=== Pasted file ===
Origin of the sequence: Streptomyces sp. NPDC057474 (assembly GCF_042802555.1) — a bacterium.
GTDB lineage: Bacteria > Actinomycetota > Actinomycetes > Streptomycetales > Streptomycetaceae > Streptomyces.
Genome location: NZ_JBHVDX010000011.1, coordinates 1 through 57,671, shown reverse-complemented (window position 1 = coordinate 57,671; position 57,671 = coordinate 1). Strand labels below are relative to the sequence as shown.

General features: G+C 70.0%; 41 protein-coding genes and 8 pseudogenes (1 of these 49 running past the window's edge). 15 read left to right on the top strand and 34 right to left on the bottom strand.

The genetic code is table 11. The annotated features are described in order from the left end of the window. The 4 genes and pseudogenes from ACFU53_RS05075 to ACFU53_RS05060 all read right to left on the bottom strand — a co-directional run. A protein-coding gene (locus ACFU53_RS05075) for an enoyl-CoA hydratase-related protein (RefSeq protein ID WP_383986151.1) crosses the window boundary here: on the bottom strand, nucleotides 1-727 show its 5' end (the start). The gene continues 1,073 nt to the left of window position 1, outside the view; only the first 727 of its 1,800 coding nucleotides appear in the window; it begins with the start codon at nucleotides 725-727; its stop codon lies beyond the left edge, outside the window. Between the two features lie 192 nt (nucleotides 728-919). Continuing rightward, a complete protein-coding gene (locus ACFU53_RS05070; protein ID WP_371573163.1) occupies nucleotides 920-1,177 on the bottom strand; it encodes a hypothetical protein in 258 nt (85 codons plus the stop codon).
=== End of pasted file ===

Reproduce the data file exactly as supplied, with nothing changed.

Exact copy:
Origin of the sequence: Streptomyces sp. NPDC057474 (assembly GCF_042802555.1) — a bacterium.
GTDB lineage: Bacteria > Actinomycetota > Actinomycetes > Streptomycetales > Streptomycetaceae > Streptomyces.
Genome location: NZ_JBHVDX010000011.1, coordinates 1 through 57,671, shown reverse-complemented (window position 1 = coordinate 57,671; position 57,671 = coordinate 1). Strand labels below are relative to the sequence as shown.

General features: G+C 70.0%; 41 protein-coding genes and 8 pseudogenes (1 of these 49 running past the window's edge). 15 read left to right on the top strand and 34 right to left on the bottom strand.

The genetic code is table 11. The annotated features are described in order from the left end of the window. The 4 genes and pseudogenes from ACFU53_RS05075 to ACFU53_RS05060 all read right to left on the bottom strand — a co-directional run. A protein-coding gene (locus ACFU53_RS05075) for an enoyl-CoA hydratase-related protein (RefSeq protein ID WP_383986151.1) crosses the window boundary here: on the bottom strand, nucleotides 1-727 show its 5' end (the start). The gene continues 1,073 nt to the left of window position 1, outside the view; only the first 727 of its 1,800 coding nucleotides appear in the window; it begins with the start codon at nucleotides 725-727; its stop codon lies beyond the left edge, outside the window. Between the two features lie 192 nt (nucleotides 728-919). Continuing rightward, a complete protein-coding gene (locus ACFU53_RS05070; protein ID WP_371573163.1) occupies nucleotides 920-1,177 on the bottom strand; it encodes a hypothetical protein in 258 nt (85 codons plus the stop codon).